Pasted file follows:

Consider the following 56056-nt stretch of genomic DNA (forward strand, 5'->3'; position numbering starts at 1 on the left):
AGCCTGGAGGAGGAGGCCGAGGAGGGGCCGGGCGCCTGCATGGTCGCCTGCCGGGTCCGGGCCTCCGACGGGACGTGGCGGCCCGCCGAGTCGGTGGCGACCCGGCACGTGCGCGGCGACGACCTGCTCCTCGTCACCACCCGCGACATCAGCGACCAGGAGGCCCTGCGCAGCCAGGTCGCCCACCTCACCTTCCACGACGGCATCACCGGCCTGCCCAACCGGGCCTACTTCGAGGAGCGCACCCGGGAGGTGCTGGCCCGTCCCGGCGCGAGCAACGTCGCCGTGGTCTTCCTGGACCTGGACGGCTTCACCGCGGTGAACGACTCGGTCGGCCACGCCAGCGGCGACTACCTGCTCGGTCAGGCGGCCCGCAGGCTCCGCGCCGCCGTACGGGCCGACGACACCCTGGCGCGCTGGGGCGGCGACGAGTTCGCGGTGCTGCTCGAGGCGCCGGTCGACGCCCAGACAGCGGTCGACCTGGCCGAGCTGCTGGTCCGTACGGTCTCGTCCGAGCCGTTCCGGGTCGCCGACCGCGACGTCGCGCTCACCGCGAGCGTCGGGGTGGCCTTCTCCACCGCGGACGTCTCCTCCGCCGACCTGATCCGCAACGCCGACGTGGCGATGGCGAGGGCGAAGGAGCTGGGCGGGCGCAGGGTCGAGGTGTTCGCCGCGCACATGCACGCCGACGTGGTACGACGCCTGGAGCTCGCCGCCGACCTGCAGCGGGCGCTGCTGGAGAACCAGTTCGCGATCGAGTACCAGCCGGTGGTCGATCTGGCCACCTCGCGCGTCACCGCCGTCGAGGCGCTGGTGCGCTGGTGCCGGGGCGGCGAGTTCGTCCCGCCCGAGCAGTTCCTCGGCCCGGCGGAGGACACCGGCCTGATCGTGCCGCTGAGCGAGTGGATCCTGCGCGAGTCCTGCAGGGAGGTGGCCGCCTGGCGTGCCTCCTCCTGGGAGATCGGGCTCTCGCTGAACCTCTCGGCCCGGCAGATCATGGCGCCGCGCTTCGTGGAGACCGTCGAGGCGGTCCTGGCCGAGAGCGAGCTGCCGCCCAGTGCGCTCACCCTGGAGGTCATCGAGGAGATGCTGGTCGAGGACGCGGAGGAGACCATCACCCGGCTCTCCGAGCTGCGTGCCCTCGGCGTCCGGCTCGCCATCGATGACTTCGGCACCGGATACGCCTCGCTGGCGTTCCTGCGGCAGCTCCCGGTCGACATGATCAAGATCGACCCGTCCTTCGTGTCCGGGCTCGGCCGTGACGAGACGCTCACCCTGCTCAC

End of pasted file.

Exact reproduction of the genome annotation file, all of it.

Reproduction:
Consider the following 56056-nt stretch of genomic DNA (forward strand, 5'->3'; position numbering starts at 1 on the left):
AGCCTGGAGGAGGAGGCCGAGGAGGGGCCGGGCGCCTGCATGGTCGCCTGCCGGGTCCGGGCCTCCGACGGGACGTGGCGGCCCGCCGAGTCGGTGGCGACCCGGCACGTGCGCGGCGACGACCTGCTCCTCGTCACCACCCGCGACATCAGCGACCAGGAGGCCCTGCGCAGCCAGGTCGCCCACCTCACCTTCCACGACGGCATCACCGGCCTGCCCAACCGGGCCTACTTCGAGGAGCGCACCCGGGAGGTGCTGGCCCGTCCCGGCGCGAGCAACGTCGCCGTGGTCTTCCTGGACCTGGACGGCTTCACCGCGGTGAACGACTCGGTCGGCCACGCCAGCGGCGACTACCTGCTCGGTCAGGCGGCCCGCAGGCTCCGCGCCGCCGTACGGGCCGACGACACCCTGGCGCGCTGGGGCGGCGACGAGTTCGCGGTGCTGCTCGAGGCGCCGGTCGACGCCCAGACAGCGGTCGACCTGGCCGAGCTGCTGGTCCGTACGGTCTCGTCCGAGCCGTTCCGGGTCGCCGACCGCGACGTCGCGCTCACCGCGAGCGTCGGGGTGGCCTTCTCCACCGCGGACGTCTCCTCCGCCGACCTGATCCGCAACGCCGACGTGGCGATGGCGAGGGCGAAGGAGCTGGGCGGGCGCAGGGTCGAGGTGTTCGCCGCGCACATGCACGCCGACGTGGTACGACGCCTGGAGCTCGCCGCCGACCTGCAGCGGGCGCTGCTGGAGAACCAGTTCGCGATCGAGTACCAGCCGGTGGTCGATCTGGCCACCTCGCGCGTCACCGCCGTCGAGGCGCTGGTGCGCTGGTGCCGGGGCGGCGAGTTCGTCCCGCCCGAGCAGTTCCTCGGCCCGGCGGAGGACACCGGCCTGATCGTGCCGCTGAGCGAGTGGATCCTGCGCGAGTCCTGCAGGGAGGTGGCCGCCTGGCGTGCCTCCTCCTGGGAGATCGGGCTCTCGCTGAACCTCTCGGCCCGGCAGATCATGGCGCCGCGCTTCGTGGAGACCGTCGAGGCGGTCCTGGCCGAGAGCGAGCTGCCGCCCAGTGCGCTCACCCTGGAGGTCATCGAGGAGATGCTGGTCGAGGACGCGGAGGAGACCATCACCCGGCTCTCCGAGCTGCGTGCCCTCGGCGTCCGGCTCGCCATCGATGACTTCGGCACCGGATACGCCTCGCTGGCGTTCCTGCGGCAGCTCCCGGTCGACATGATCAAGATCGACCCGTCCTTCGTGTCCGGGCTCGGCCGTGACGAGACGCTCACCCTGCTCAC